Revelation 17:1

In the previous chapter, John is shown the seven angels having the seven last plagues—the seven bowl judgments. He sees the seven bowls poured forth, including the last bowl wherein a voice from the Temple declares “It is done!” The effects of the previous chapter, at the pouring forth of all the bowls, include all aspects of God’s wrath being poured out on the earth reaching to the beginning of the Millennial Kingdom (Rev. Rev. 20:4+). All of these events are future to the time of John’s writing. Now, one of the angels of the previous chapter shows John a perspective which precedes the events he saw in the previous chapter. This includes additional information concerning the destruction of Babylon and the final consummation of the wrath that John saw prophetically poured forth. Beginning with Revelation Rev. 17:1+ and continuing through Revelation Rev. 20:3+, John is shown additional detail concerning aspects of the bowl judgments and their recipients. This includes the destruction of Babylon (Rev. Rev. 17:16-18+, Rev. 18:1-24+, Rev. 19:1-3+), the Beast and his armies (Rev. Rev. 19:11-21+), and the binding of Satan (Rev. Rev. 20:1-3+).

one of the seven angels who had the seven bowls
This is one of the seven angels which John saw earlier as a “great and marvelous” sign (Rev. Rev. 15:1+) which were given “seven golden bowls of the wrath of God” (Rev. Rev. 15:7+). These bowls were poured out in the previous chapter. Since this angel shows John the woman, Babylon (Rev. Rev. 17:18+), perhaps this is the angel who poured out the seventh bowl during which Babylon was destroyed (Rev. Rev. 16:17-19+).

Come, I will show you
The same phrase is used later, probably by the same angel, when John is shown the Lamb’s wife: “Come, I will show you the bride, the Lamb’s wife” (Rev. Rev. 21:9+). The Great Harlot of this chapter is to be contrasted with both the Lamb’s wife and the woman of Revelation Rev. 12:1+. See A Virgin and a Harlot and Babylon and the New Jerusalem.

the judgment
The Great Harlot is associated with Babylon (Rev. Rev. 17:5+, Rev. 17:18+; Rev. 18:21+ ; Rev. 19:2+ ). The prophets foretold the judgment which would come against Babylon. Both Isaiah and Jeremiah devote major passages to this topic which are essential background to an understanding of this chapter (Isa. Isa. 13:1, Isa. 14:1, Isa. 47:1; Jer. Jer. 50:1, Jer. 51:1). As we have seen before, prophecies in the OT often contain a mix of near-term and far-future predictions. In the case of the prophesied destruction of Babylon, the near-term aspects were fulfilled in the capture of Babylon by Cyrus (Dan. Dan. 5:30-31), but the city of Babylon has never been destroyed as predicted by the far-future aspects of Isaiah’s and Jeremiah’s prophecies. See The Destruction of Babylon. She is to be judged because she has corrupted the earth with her fornication and shed the blood of God’s servants (Rev. Rev. 17:6+; Rev. 19:2+).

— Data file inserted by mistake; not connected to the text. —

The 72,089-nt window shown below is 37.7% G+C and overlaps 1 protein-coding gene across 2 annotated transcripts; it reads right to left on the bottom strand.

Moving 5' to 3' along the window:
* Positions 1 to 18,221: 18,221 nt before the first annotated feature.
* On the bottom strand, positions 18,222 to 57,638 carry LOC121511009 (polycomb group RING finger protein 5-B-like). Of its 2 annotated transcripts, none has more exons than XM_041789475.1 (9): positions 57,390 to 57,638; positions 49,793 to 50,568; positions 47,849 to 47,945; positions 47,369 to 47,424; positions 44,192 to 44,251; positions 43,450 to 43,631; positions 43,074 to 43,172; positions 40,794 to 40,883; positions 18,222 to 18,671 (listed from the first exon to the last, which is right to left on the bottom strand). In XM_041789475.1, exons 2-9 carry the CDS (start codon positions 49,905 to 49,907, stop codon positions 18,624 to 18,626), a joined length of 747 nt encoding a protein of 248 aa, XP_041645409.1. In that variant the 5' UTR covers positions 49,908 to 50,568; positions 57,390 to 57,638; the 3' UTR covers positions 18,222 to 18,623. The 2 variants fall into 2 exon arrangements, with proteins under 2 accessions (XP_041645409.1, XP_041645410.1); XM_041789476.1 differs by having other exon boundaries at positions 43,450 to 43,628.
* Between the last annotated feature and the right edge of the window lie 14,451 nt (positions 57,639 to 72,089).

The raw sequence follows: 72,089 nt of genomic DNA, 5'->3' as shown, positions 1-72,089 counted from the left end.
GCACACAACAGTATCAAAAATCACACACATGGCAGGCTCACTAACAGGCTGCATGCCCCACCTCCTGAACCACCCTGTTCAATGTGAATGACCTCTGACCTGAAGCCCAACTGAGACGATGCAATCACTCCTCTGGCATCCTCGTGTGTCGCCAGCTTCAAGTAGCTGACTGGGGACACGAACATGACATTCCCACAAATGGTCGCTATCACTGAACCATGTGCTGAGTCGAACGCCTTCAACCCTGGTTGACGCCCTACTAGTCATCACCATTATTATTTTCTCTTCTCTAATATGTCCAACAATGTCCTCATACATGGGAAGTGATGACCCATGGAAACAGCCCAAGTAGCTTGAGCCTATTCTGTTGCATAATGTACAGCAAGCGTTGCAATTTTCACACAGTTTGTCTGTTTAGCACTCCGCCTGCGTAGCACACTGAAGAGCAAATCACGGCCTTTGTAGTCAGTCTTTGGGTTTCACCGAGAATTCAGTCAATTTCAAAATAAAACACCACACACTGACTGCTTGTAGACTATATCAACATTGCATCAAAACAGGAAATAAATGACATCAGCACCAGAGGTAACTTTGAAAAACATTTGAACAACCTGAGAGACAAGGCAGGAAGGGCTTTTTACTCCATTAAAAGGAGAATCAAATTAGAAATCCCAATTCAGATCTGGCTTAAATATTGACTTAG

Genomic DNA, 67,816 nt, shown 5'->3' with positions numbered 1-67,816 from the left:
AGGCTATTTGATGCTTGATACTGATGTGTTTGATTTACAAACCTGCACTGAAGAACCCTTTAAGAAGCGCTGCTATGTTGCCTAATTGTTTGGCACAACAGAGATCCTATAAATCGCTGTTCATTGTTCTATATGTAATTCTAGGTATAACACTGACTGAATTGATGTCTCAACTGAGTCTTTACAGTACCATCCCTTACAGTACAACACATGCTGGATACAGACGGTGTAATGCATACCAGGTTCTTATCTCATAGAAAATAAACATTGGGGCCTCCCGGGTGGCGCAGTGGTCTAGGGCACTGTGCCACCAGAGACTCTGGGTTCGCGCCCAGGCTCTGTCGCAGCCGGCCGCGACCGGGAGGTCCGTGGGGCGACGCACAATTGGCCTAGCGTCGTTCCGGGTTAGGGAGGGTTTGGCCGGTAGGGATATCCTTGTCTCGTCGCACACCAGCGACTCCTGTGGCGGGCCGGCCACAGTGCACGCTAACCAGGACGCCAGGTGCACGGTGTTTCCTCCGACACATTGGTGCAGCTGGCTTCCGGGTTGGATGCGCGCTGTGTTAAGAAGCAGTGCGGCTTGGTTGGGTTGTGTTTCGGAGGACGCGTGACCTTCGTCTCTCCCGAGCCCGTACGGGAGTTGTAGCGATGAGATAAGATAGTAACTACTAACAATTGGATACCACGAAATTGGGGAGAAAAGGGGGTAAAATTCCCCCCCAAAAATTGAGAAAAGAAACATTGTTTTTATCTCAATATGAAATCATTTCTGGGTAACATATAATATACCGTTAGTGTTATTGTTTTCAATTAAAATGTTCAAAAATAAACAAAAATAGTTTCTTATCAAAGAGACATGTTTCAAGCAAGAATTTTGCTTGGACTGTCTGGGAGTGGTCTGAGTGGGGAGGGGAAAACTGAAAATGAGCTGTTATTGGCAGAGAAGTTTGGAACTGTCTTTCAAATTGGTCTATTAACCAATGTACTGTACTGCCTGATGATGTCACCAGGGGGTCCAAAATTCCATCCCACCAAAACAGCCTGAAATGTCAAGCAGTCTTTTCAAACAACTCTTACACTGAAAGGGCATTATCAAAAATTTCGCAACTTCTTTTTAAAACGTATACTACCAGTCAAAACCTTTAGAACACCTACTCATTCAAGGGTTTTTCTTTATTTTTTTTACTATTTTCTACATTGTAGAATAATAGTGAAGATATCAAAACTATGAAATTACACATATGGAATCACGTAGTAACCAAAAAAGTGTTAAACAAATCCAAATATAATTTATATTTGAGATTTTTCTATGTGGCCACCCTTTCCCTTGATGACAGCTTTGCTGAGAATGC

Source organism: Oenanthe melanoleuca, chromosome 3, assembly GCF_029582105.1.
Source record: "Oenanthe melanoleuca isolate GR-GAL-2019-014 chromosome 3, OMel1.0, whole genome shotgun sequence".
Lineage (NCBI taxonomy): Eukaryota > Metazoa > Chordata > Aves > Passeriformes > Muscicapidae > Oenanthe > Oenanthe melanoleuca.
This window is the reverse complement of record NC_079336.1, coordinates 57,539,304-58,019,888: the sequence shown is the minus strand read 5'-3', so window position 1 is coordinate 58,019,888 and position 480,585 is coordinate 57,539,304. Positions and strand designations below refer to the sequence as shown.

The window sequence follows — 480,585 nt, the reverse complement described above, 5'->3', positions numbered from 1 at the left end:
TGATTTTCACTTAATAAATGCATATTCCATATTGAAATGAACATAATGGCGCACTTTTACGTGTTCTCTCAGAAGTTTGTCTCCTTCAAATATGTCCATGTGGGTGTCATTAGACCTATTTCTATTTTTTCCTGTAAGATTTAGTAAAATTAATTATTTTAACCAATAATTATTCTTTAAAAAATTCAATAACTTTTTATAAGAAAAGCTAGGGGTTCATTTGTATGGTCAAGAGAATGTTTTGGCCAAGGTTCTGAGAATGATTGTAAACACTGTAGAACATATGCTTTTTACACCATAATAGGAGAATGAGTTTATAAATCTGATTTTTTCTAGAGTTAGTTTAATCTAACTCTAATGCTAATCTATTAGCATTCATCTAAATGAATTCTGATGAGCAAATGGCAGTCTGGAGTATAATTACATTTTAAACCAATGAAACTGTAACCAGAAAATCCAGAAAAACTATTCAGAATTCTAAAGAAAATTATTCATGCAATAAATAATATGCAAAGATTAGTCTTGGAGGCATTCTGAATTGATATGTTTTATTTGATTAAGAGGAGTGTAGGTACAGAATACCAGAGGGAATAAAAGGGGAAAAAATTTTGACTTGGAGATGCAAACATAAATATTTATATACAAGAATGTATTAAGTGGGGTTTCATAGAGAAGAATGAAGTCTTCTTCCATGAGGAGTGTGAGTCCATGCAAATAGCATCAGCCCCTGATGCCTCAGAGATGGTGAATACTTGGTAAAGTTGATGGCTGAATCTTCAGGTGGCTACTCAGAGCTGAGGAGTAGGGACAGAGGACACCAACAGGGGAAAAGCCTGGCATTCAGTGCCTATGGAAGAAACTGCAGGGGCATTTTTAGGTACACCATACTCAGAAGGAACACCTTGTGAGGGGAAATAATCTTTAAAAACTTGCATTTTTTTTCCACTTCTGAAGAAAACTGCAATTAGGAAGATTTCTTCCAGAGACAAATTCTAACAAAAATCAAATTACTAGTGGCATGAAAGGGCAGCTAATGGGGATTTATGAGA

the great harlot
She is “great” in the sense of having a dominant role in spiritual idolatry throughout history. In her is found the origin of all other “daughter harlots” (Rev. Rev. 17:5+), for she predated them and begot (influenced) them. Her harlotry speaks of her abominable practices and spiritual idolatry. See The Great Harlot.

who sits on many waters
The description of the woman shown John includes many aspects which are similar to that of Babylon at the time of Isaiah and Jeremiah. Jeremiah says concerning Babylon: “O you who dwell by many waters, abundant in treasures, your end has come” (Jer. Jer. 51:13a). Yet there are also differences. During the time of Jeremiah, Babylon resided by numerous waters: “Babylon was surrounded by the Euphrates, which divided to form many islands, and a large lake was nearby.”1 “Nebuchadrezzar’s Babylon was the largest city in the world, covering 2,500 acres (1,000 hectares). The Euphrates, which has since shifted its course, flowed through it, the older part of the city being on the east bank.”2 The Great Harlot now sits on (ἐπὶ [epi] ) many waters which are “peoples, multitudes, nations, and tongues” (Rev. Rev. 17:15+). This speaks of both her influence and support, no longer restricted to the plain of Shinar (Gen. Gen. 10:10; Gen. 11:2; Dan. Dan. 1:2; Zec. Zec. 5:11), but now extending throughout the world. The Great Harlot seen by John influences a much wider realm than Babylon of Old. Her influence was scattered worldwide with the introduction of languages in the judgment of Babel (Gen. Gen. 11:9). The waters upon which she sits are the waters from which the first Beast arose (Rev. Rev. 13:1+).


1 Merrill F. Unger, Unger’s Commentary on the Old Testament (Chattanooga, TN: AMG Publishers, 2002), Jer. 51:13.

2 Britannica CD 99 Multimedia Edition, s.v. “Babylon.”

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